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i always wondered the same thing
 

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Originally posted by impalasam63@Jan 3 2009, 12:46 PM~12592876
Just got a 64 for my wife, and the first thing we need to do is a master cvlinder. The car has 71k, so were not converting to disc. My question is can you use a master cylinder from a different year that is a dual?
What part of TN are you in?
 

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for safety's sake, use a dual line master. also, you may want to install a power booster.
 

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If I understand you, you have a single master now that feeds all four drum brakes. You want to install a master with two chambers, with the front chamber feeding the rear brakes and the rear chamber feeding the front brakes. You want to know what size bore to use in the master cylinder to get the same pedal feel, travel and displacement of fluid. Does that about sum it up?

If so, you will have to determine the bore of the master that's on the car now. Let's say that it's 1 1/4". I have no clue what it is, but we have to start somewhere. If you find the square inch area of that bore by multiplying .7854 X bore X bore, you find that it is 1.227 square inches. So, lets say that with that bore, when you press on the brake pedal, the piston in the master goes 1 1/4". Again, I don't have a clue what it is, I'm just trying to show you how to figure this out. If the bore is 1 1/4" and the stroke is 1 1/4", then the volume displaced on a brake stroke is 25.13 cc's. (.7854 X 1.25 X 1.25 X 1.25 X 16.387 = 25.13) Now, if you are going to split the master and have two separate circuits, then you will need to cut the displacement in half on each circuit to displace the same total amount of fluid. Let's say that you found a master with a 7/8" bore. With a 1 1/4" stroke, each circuit would displace 12.3 cc's, so two circuits would displace 24.6 cc's. (.7854 X
.875 X .875 X 1.25 X 16.387 X 2 = 24.6) That's pretty close to the 25.13 cc's you were getting with the single master and probably would work ok.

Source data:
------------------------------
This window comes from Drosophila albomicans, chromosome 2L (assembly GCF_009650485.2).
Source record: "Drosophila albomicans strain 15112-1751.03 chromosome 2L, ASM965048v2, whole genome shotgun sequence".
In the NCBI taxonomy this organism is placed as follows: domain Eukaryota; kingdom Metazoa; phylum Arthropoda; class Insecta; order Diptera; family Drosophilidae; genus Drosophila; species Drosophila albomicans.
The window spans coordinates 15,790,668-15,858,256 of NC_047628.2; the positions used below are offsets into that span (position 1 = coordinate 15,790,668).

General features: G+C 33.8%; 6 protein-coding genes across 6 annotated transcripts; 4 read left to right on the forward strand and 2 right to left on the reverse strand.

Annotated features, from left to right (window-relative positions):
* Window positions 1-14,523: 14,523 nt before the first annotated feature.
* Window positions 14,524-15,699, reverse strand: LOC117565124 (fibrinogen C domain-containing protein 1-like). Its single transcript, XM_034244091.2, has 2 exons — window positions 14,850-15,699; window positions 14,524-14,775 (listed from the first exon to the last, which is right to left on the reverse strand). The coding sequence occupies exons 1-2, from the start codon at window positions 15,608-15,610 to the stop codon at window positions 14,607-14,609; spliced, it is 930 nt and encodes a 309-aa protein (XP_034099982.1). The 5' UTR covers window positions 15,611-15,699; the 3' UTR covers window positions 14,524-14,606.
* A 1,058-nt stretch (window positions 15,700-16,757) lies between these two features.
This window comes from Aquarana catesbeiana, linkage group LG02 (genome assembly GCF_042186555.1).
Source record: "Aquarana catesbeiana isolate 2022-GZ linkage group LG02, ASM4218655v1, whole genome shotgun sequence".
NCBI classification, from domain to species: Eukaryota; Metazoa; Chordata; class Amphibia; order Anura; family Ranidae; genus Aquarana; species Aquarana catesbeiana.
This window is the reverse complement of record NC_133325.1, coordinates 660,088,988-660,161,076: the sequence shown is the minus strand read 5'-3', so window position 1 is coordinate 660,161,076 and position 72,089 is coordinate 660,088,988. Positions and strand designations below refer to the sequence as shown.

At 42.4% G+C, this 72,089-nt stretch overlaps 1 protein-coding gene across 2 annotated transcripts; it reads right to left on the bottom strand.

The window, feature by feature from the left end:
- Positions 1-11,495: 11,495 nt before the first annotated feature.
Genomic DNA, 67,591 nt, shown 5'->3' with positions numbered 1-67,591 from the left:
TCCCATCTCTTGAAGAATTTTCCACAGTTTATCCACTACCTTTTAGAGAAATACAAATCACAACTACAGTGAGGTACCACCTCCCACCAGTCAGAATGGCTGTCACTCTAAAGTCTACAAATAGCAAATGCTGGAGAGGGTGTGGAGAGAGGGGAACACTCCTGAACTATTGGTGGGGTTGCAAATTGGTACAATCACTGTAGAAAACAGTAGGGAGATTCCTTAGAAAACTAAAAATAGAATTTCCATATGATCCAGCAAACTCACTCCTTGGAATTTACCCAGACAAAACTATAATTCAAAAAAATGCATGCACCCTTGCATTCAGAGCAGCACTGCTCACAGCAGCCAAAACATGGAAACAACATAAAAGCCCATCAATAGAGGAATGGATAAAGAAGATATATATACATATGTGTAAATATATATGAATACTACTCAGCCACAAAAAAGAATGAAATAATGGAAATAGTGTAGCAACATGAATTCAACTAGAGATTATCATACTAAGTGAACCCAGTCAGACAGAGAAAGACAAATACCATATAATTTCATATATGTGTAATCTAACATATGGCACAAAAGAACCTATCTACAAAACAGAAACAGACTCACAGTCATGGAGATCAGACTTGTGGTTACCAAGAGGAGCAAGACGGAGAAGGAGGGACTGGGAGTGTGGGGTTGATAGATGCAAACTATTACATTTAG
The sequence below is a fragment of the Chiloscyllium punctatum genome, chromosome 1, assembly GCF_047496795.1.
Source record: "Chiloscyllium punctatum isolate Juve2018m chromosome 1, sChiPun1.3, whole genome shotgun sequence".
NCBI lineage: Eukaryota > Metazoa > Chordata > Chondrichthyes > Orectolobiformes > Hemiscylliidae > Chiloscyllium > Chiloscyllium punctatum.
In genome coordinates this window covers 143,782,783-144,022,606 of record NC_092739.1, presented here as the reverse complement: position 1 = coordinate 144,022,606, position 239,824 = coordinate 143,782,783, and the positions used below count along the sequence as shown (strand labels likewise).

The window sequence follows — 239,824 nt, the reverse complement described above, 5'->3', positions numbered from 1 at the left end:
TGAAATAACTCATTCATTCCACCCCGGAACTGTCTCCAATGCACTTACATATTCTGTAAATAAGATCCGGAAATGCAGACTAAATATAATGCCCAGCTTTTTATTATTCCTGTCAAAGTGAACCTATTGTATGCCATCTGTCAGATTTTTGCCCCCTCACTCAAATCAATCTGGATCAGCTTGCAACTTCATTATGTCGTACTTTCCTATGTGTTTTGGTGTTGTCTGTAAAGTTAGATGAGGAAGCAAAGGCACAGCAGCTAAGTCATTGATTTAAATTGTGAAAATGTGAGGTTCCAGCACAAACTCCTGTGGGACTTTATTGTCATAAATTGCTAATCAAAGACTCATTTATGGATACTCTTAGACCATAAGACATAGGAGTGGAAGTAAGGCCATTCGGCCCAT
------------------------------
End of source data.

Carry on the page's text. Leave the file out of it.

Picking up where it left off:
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Originally posted by warning@Jan 12 2009, 07:56 PM~12684556
If I understand you, you have a single master now that feeds all four drum brakes. You want to install a master with two chambers, with the front chamber feeding the rear brakes and the rear chamber feeding the front brakes. You want to know what size bore to use in the master cylinder to get the same pedal feel, travel and displacement of fluid. Does that about sum it up?

If so, you will have to determine the bore of the master that's on the car now. Let's say that it's 1 1/4". I have no clue what it is, but we have to start somewhere. If you find the square inch area of that bore by multiplying .7854 X bore X bore, you find that it is 1.227 square inches. So, lets say that with that bore, when you press on the brake pedal, the piston in the master goes 1 1/4". Again, I don't have a clue what it is, I'm just trying to show you how to figure this out. If the bore is 1 1/4" and the stroke is 1 1/4", then the volume displaced on a brake stroke is 25.13 cc's. (.7854 X 1.25 X 1.25 X 1.25 X 16.387 = 25.13) Now, if you are going to split the master and have two separate circuits, then you will need to cut the displacement in half on each circuit to displace the same total amount of fluid. Let's say that you found a master with a 7/8" bore. With a 1 1/4" stroke, each circuit would displace 12.3 cc's, so two circuits would displace 24.6 cc's. (.7854 X
.875 X .875 X 1.25 X 16.387 X 2 = 24.6) That's pretty close to the 25.13 cc's you were getting with the single master and probably would work ok.
damn! now there is some info! but, by your own admission, you dont know what the actual bore or travel really is. so how can you be able to say that it is close to what he has?

its also about psi, not so much displacement. its really a physics thing...
 
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